Offensive to God (120)

      Quotations from the writings of Ellen G. White with the phrase . . .

             O F f e n s i v e    t o    g o d           (  4  RELATED  PHRASES )                      

              The  phrase  'offensive to God'  appears  120  times in the published writings of EGW                             See page on Original site                                         Related Phrase:   more offensive to God  ( below )  - -  offensive in the sight of God  (  )  - -  Offense against God  ( 16 )  

   Such was the fate of Rome's opponents. For her adherents she had the discipline of the scourge, of famishing hunger, of bodily austerities in every conceivable, heart-sickening form. To secure the favor of Heaven, penitents violated the laws of God by violating the laws of nature. They were taught to sunder the ties which He has formed to bless and gladden man's earthly sojourn. The churchyard contains millions of victims who spent their lives in vain endeavors to subdue their natural affections, to repress, as offensive to God,  every thought and feeling of sympathy with their fellow creatures.  { 4SP 386.1 } - -  Great Controversy, page 569.3  (read entire Chapter 3 )

 

   Confession will not be acceptable to God without sincere repentance and reformation. There must be decided changes in the life; everything offensive to God must be put away. This will be the result of genuine sorrow for sin. Says Paul, speaking of the work of repentance: “Ye sorrowed after a godly sort; what carefulness it wrought in you, yea, what clearing of yourselves, yea, what indignation, yea, what fear, yea, what vehement desire, yea, what zeal, yea, what revenge! In all things ye have approved yourselves to be clear in this matter.” { ST March 16, 1888, par. 13 }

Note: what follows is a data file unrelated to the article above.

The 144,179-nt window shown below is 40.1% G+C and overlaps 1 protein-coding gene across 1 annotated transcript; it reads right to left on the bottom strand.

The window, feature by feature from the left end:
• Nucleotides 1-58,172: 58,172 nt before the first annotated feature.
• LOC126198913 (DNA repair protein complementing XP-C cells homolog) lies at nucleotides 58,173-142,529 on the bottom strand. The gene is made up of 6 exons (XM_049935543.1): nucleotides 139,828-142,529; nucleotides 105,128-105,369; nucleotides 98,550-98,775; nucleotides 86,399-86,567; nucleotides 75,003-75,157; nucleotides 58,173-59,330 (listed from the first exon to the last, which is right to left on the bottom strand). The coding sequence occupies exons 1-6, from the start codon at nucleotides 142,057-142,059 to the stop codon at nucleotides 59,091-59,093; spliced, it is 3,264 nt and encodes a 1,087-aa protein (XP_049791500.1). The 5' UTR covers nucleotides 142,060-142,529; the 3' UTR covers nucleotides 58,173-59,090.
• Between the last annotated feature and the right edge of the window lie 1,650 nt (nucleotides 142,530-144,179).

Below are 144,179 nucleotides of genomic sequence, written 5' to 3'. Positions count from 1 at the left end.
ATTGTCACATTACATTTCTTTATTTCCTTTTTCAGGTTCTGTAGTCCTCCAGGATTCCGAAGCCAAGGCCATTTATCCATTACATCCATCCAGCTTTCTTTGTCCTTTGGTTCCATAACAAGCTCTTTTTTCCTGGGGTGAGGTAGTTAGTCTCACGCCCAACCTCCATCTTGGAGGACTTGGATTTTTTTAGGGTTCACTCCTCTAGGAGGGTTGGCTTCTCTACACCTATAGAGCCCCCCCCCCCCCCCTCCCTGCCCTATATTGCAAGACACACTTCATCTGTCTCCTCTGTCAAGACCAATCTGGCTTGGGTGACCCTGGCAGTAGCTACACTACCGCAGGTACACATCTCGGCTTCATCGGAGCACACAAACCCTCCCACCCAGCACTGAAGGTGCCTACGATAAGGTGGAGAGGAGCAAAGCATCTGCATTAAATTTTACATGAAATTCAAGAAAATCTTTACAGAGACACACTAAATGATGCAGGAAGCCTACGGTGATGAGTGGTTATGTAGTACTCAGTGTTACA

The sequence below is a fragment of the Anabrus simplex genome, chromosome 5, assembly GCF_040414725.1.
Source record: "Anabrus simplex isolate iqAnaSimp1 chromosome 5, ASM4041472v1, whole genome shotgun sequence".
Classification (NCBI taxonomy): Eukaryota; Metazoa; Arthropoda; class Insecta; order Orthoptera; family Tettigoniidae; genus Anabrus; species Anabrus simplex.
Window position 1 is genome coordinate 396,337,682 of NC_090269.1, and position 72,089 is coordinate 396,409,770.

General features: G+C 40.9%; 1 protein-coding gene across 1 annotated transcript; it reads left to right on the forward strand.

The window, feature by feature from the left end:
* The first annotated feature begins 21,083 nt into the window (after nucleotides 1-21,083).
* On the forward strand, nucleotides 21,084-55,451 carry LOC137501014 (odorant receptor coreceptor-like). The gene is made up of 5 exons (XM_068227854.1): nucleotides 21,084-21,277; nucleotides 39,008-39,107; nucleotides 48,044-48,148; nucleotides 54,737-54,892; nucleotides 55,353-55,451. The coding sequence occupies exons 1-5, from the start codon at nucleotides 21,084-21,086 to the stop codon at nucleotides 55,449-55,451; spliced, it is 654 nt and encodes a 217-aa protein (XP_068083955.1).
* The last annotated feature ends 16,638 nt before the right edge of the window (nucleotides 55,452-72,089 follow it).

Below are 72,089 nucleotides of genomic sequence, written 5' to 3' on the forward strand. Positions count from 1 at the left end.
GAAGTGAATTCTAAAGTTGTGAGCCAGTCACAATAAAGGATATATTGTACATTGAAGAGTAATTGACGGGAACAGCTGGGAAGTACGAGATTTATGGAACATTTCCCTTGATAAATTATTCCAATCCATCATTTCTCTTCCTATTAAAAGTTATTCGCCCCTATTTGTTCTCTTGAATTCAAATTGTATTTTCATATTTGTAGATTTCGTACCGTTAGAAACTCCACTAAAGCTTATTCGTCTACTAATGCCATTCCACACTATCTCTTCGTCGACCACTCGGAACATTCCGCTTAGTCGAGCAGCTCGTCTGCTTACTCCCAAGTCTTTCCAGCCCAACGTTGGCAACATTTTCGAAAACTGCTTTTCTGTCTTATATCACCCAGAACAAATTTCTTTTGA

Satan with his fierce temptations wrung the heart of Jesus. The Saviour could not see through the portals of the tomb. Hope did not present to Him His coming forth from the grave a conqueror, or tell Him of the Father's acceptance of the sacrifice. He feared that sin was so offensive to God that Their separation was to be eternal. Christ felt the anguish which the sinner will feel when mercy shall no longer plead for the guilty race. It was the sense of sin, bringing the Father's wrath upon Him as man's substitute, that made the cup He drank so bitter, and broke the heart of the Son of God.  {DA 753.2}

 

"Never should the manager of our institutions attempt, in the slightest degree, to take advantage of one another. Such efforts are most offensive to God. Sharp dealings, the efforts to drive sharp bargains with one another, is a wrong that He will not tolerate. . ."  Test. Vol. 7, page 174